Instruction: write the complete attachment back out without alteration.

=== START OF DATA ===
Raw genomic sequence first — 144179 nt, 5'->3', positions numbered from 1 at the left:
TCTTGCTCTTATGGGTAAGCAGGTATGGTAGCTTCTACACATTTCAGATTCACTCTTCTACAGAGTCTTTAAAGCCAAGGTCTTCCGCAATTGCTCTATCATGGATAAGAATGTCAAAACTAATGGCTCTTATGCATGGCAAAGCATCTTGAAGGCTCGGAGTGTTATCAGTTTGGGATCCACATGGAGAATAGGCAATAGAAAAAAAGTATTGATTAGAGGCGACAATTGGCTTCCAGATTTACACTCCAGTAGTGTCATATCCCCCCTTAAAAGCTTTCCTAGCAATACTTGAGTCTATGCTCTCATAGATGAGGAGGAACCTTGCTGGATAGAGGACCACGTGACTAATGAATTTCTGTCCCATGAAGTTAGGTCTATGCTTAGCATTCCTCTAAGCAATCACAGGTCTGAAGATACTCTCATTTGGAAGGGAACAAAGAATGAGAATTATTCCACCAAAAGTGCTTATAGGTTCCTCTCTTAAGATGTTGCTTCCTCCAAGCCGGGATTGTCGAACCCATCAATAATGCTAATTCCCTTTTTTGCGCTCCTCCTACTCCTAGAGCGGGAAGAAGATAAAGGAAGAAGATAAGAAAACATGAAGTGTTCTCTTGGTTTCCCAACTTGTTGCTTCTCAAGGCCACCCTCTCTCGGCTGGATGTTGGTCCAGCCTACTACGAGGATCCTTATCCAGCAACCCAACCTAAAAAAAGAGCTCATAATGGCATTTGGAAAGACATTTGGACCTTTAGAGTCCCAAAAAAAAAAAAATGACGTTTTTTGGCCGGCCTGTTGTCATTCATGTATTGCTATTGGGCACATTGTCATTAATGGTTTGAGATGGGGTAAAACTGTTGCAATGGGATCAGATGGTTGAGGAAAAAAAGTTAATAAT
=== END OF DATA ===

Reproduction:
Raw genomic sequence first — 144179 nt, 5'->3', positions numbered from 1 at the left:
TCTTGCTCTTATGGGTAAGCAGGTATGGTAGCTTCTACACATTTCAGATTCACTCTTCTACAGAGTCTTTAAAGCCAAGGTCTTCCGCAATTGCTCTATCATGGATAAGAATGTCAAAACTAATGGCTCTTATGCATGGCAAAGCATCTTGAAGGCTCGGAGTGTTATCAGTTTGGGATCCACATGGAGAATAGGCAATAGAAAAAAAGTATTGATTAGAGGCGACAATTGGCTTCCAGATTTACACTCCAGTAGTGTCATATCCCCCCTTAAAAGCTTTCCTAGCAATACTTGAGTCTATGCTCTCATAGATGAGGAGGAACCTTGCTGGATAGAGGACCACGTGACTAATGAATTTCTGTCCCATGAAGTTAGGTCTATGCTTAGCATTCCTCTAAGCAATCACAGGTCTGAAGATACTCTCATTTGGAAGGGAACAAAGAATGAGAATTATTCCACCAAAAGTGCTTATAGGTTCCTCTCTTAAGATGTTGCTTCCTCCAAGCCGGGATTGTCGAACCCATCAATAATGCTAATTCCCTTTTTTGCGCTCCTCCTACTCCTAGAGCGGGAAGAAGATAAAGGAAGAAGATAAGAAAACATGAAGTGTTCTCTTGGTTTCCCAACTTGTTGCTTCTCAAGGCCACCCTCTCTCGGCTGGATGTTGGTCCAGCCTACTACGAGGATCCTTATCCAGCAACCCAACCTAAAAAAAGAGCTCATAATGGCATTTGGAAAGACATTTGGACCTTTAGAGTCCCAAAAAAAAAAAAATGACGTTTTTTGGCCGGCCTGTTGTCATTCATGTATTGCTATTGGGCACATTGTCATTAATGGTTTGAGATGGGGTAAAACTGTTGCAATGGGATCAGATGGTTGAGGAAAAAAAGTTAATAAT